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some More skis
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More



Joined: 04 Jul 2012
Posts: 112

PostPosted: Thu Jul 26, 2012 12:56 am    Post subject: some More skis Reply with quote

Kiaora,

I'm from Auckland, NZ, and myself and another couple of mad individuals are embarking on the skibuilding journey.

We've been studying this site for a couple of years now, and it's finally all coming together. Our press is almost complete (just making the second heater mat, control gear, finishing touches sort of stuff), and the actual skis are being CADed up. Materials are in the post from Skilab, and we're hoping to lay up some planks within the next month-ish.

Unfortunately, so far the season sucks - no damn snow! On the other hand, this is giving us a bit of time to work on the press and so on, so progress is fairly rapid at this point.

Anyway, thought I'd just get this ball rolling so that I can post pictures soon. I've been keeping a pretty good photo record, because I cannot thank you chaps enough for laying down such a good trail of breadcrumbs to follow. I'll use up my 5 posts of limbo and then see if we can contribute!

Cheers.
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falls



Joined: 27 Oct 2009
Posts: 1249
Location: Wangaratta, Australia

PostPosted: Thu Jul 26, 2012 3:55 pm    Post subject: Reply with quote

Looking forward to seeing some more southern hemisphere building pics!
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Joined: 04 Jul 2012
Posts: 112

PostPosted: Sun Jul 29, 2012 12:48 pm    Post subject: Reply with quote

Cheers Falls, and thanks for your detailed journal - it's been incredibly helpful to see the whole process in a similar supply environment to me. I'm insanely jealous of the ease of supply in the states... I guess that'll teach me for living on a strange little island far away from anywhere Smile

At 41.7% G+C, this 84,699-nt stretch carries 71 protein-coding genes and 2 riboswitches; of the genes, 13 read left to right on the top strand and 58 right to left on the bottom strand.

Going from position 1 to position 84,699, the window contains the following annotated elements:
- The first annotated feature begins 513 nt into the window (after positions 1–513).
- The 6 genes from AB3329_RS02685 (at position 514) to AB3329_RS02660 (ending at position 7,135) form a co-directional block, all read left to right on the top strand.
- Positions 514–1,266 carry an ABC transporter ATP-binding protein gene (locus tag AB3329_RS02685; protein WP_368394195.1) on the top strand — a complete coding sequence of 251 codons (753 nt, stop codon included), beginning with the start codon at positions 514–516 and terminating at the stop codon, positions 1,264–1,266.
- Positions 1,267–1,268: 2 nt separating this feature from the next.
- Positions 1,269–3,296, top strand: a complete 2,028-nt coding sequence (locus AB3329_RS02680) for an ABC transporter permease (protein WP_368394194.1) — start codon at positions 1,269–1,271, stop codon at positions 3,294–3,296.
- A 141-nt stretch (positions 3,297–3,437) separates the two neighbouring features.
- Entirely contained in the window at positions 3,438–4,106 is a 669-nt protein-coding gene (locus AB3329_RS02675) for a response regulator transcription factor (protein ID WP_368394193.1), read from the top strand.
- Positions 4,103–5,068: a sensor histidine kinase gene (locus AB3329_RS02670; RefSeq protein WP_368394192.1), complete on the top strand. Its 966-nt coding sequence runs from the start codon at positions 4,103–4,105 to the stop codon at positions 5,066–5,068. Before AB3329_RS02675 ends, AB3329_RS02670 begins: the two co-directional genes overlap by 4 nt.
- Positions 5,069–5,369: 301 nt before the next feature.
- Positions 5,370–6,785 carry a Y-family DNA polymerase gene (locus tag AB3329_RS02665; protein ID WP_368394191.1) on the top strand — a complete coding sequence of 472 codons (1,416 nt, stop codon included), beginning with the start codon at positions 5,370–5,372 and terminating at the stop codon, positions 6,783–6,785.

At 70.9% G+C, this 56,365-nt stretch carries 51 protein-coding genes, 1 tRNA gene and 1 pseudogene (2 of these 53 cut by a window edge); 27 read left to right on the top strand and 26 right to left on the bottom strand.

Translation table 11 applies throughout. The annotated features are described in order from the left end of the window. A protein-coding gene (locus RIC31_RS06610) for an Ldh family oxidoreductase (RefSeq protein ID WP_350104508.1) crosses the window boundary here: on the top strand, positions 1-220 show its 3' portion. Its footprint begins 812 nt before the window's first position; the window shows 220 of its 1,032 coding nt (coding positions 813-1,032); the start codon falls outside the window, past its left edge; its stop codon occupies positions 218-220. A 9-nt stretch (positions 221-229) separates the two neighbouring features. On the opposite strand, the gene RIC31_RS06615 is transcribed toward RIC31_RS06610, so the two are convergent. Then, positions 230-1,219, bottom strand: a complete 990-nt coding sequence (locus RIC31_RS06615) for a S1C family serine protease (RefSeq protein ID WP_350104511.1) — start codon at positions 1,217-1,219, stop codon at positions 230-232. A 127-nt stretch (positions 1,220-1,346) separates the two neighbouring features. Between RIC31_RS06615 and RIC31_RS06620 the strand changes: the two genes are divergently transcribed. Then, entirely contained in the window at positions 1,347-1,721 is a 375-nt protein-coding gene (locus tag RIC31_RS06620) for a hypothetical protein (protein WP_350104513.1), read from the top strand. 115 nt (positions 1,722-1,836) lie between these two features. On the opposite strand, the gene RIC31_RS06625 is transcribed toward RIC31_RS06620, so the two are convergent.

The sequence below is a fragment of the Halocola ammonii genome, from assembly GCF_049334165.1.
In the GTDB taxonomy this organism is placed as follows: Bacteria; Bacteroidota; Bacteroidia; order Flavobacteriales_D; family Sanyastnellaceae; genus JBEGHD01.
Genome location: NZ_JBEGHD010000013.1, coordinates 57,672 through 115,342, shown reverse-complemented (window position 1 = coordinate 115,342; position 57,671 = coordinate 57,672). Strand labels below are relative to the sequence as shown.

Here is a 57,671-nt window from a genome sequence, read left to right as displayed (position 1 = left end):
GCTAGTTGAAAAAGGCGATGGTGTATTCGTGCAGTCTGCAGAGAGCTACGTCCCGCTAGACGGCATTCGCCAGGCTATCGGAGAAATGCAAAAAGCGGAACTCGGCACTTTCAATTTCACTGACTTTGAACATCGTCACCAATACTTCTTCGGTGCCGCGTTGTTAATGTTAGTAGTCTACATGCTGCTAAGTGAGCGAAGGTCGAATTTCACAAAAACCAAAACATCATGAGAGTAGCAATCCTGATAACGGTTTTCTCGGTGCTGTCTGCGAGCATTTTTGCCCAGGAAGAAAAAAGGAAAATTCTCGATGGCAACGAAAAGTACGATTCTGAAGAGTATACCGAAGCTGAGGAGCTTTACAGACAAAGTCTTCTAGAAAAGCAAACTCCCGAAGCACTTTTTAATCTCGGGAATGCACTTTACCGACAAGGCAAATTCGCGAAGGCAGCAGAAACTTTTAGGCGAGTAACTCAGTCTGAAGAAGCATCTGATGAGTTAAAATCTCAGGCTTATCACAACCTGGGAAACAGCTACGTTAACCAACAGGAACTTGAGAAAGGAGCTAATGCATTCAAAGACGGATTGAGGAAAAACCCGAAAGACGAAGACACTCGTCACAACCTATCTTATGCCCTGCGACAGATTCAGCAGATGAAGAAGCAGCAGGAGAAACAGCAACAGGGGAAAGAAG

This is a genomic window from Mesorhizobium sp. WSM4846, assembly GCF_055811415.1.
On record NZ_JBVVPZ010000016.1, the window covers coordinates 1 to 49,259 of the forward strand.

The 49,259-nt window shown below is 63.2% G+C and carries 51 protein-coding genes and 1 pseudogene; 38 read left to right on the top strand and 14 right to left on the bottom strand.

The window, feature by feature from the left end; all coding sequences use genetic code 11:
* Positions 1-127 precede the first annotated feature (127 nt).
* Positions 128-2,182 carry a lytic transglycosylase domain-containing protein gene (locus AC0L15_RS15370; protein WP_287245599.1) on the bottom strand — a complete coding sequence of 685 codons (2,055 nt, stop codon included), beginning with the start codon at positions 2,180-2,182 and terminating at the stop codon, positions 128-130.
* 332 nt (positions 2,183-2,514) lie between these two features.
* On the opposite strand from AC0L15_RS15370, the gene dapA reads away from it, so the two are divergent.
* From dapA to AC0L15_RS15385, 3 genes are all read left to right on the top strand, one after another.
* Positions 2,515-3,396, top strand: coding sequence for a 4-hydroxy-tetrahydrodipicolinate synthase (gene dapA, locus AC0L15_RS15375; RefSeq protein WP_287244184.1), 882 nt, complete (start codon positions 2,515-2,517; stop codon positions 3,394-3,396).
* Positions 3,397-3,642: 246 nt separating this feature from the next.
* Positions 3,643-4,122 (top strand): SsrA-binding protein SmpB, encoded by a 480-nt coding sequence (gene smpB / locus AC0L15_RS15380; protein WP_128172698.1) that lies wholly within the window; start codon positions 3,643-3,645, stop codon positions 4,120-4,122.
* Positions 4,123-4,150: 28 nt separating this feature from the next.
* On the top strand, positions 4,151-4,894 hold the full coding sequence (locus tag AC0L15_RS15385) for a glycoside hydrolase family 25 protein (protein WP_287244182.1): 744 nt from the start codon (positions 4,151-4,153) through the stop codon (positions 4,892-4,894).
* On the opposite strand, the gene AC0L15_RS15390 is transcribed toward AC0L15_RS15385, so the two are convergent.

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Joined: 04 Jul 2012
Posts: 112

PostPosted: Tue Jul 31, 2012 12:09 am    Post subject: Reply with quote

Alright, photo dump ahead... Going to get started on our progress so far.

It all starts with the right beer, outside the right scrap yard at the right time.


Our I-beams weren't in great condition when we got them, but the price was good.


Much angle grinding with stripping discs ensued.


We rough cut the beams with a gas axe, and then finished a bit neater with angle grinders.


Then every night for almost forever was spent drilling holes in the bloody stuff.


I should have just rented a mag drill and / or got a nice hole saw, stepping through all the bits for our m16 bolts was a bastard. This was definitely a part of the project that wasn't accounted for in the time stakes. I suppose we could have arc welded instead, but I do like the idea of being able to dismantle and hand transport if essential.


We've used 25x25x1.6 SHS mild steel for the cat track, 6x6m lengths (a little spare). I chopped it 6 at a time against a metal stop I clamped to a pallet to get them all an even length.


A drop grinder made short work of this job.


We painted the press frame with a yellow epoxy paint. It was cheaper than vinyl etch primer + a topcoat. I was a little sad to have to paint over the mysterious "one" that someone has very neatly welded periodically along the steel.


It's too cold in the warehouse at work for epoxy stuff at the moment, so we had to hot box an area to get the paint to cure well.


James (right) decided that press assembly was woman's work and got his girlfriend on the job.


Now we couldn't manhandle the stuff without constantly reassembling it, the gantry crane at work became very handy.


It's also impossible to use it without a shiteating grin on your face.


More to come shortly....


Last edited by More on Tue Jul 31, 2012 1:53 pm; edited 1 time in total
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Joined: 04 Jul 2012
Posts: 112

PostPosted: Tue Jul 31, 2012 12:30 am    Post subject: Reply with quote

Bladders up next -

Like all things, our bladders were sketched out poorly based on the "that sounds about right" design philosophy.


We've used the same hose as Falls, 04820558 from BlackwoodsProtector in NZ. link


I cleaned up some scrap 50x50 angle iron for the clamps, using some leftover stripping discs from the press steel.


Test fit-


The clamps were taken off and painted, along with the cattrack suspension rails.


The bladders had some scrap wood inserted and a spade bit was used to make the input hole.


(Some resining was happening at the same time - heater mats - hence the respirator)


This is the washer configuration which has worked well for us: